Movements of Don’t Look Away
I. Don’t Look Away
The first movement of the piece is an invitation to this moment and an exhortation not to retreat while we examine this difficult topic. It recognizes that we all start somewhere, and everyone is welcome to this work.
II. Black Lives Matter
The second movement functions as the credo (Latin for “creed,” the thing we believe). It breaks down why Black Lives Matter is an important slogan, and why All Lives Matter is problematic, even when it is well intentioned.
The third movement highlights the power of peaceful protest to inspire positive change in a world where the voices of marginalized people go unheeded. It bears repeating that research shows the Black Lives Matter protests were overwhelmingly peaceful, with the rare disruptions often caused by outside agitators and overly aggressive policing (see below).
IV. Small Steps
This solo movement is from the perspective of a white person growing into anti-racism, who sees there is a problem they want to help solve, but is unsure what the next steps are.
V. Tear Gas
This movement is the dramatic center of the work, and contains the most tension and conflict. It uses part of the Dies Irae from the requiem mass, which translates as “Day of Judgment,” and portrays a peaceful, powerfully emotional protest that gets interrupted by counter-protestors and police aggression. The potential clash is interrupted by a gorgeous chorale which calls on us to Listen. This strong and steady voice cuts through the chaos, directing us toward specific, positive action.
Our second solo movement pairs with Small Steps, and shows the growth of our white character as they make a more informed, stronger commitment to justice.
Latin for weeping, this movement grieves the fact that so many white people grew up thinking we were in a world that in fact did not exist, were told to be colorblind, which erases the experience of people of color, and so much time was lost pretending there was no problem to solve. Racism costs everyone, including white people, who by accepting a system of oppression, accept disconnection and the dehumanization of ourselves. Feelings of guilt, shame, sadness and loss are part of awakening to the reality of our system that privileges whiteness, of realizing how all of us have been failed by those who passively allowed that system to continue and did not question it. White people must work through those feelings to come ready to help those who are doing the work to eradicate racism.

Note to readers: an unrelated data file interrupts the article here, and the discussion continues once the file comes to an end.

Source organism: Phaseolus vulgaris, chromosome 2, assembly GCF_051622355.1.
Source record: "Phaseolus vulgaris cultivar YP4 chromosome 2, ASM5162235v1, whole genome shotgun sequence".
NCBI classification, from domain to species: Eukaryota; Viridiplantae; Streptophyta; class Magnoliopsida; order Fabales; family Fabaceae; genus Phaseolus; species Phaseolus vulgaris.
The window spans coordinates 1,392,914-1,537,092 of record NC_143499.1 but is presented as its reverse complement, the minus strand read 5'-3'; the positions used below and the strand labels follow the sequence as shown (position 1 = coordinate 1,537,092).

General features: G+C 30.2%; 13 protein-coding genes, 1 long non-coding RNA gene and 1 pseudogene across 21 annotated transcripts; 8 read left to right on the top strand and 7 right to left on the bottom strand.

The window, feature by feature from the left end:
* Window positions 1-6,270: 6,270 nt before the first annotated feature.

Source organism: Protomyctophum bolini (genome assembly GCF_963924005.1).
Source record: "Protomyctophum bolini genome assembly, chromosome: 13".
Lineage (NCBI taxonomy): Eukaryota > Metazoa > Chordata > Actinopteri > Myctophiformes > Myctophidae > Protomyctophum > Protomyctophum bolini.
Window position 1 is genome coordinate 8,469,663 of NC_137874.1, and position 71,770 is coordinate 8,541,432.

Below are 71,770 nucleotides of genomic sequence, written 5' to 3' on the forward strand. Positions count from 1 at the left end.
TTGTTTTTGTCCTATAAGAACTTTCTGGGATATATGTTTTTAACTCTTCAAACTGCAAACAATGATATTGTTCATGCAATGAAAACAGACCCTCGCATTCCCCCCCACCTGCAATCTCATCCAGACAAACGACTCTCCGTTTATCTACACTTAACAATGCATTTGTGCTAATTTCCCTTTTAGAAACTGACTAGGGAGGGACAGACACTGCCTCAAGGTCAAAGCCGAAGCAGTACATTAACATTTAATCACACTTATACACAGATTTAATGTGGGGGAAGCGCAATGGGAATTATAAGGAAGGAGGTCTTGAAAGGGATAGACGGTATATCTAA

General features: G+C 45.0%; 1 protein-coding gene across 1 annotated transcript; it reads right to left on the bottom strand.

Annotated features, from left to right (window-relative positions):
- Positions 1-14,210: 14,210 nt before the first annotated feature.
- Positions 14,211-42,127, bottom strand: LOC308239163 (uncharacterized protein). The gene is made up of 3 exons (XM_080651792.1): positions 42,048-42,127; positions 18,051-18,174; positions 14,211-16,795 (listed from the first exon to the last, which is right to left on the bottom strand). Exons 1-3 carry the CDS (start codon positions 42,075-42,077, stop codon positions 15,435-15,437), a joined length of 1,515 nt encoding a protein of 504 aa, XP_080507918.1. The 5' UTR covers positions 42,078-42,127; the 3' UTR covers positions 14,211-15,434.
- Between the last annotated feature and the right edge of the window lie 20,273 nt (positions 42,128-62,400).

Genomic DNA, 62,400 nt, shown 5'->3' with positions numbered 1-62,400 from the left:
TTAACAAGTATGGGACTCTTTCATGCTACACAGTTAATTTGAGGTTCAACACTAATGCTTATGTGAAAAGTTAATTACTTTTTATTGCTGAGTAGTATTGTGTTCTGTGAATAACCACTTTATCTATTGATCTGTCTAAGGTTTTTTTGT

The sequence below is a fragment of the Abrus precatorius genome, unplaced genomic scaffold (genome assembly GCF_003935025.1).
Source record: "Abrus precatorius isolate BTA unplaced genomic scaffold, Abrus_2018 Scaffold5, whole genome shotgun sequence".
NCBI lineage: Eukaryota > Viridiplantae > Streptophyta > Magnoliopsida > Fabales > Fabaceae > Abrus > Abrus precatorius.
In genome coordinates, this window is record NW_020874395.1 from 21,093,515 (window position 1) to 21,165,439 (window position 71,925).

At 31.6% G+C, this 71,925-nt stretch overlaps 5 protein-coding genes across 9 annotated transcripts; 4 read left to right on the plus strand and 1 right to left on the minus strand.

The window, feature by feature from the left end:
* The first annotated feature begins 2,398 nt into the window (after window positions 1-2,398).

It moves into a celebration of the beauty and strength in diversity, which we gain when we start to recognize the different experiences of Black, Brown, Indigenous, Asian-American and Pacific Islander people in this country.
Referencing the idea that “the bill has come due” and that we are overdue to rectify this problem, this movement recognizes how white people created and perpetuated the system that privileges themselves. All of us want to see the people who came before us—our family, our ancestors, the founders of the nation—as “good people,” but in this instance, if white people ignore the dark side of what their forbears created, allowed, sanctioned and ignored, we won’t ever be able to dismantle it. Once we start to see the injustice in society, the support system for our privilege, we have to acknowledge it, and use that power for change.
IX. On Peace
Our final movement is not an ending, but a send-off. It looks forward to the work we have yet to do to make a meaningful difference in our communities. Much like the end of the requiem, in which mourners pray for “the angels to lead you into paradise,” the work that we do to create the society every person deserves will be what affords us true peace and rest. Without justice, there cannot be peace.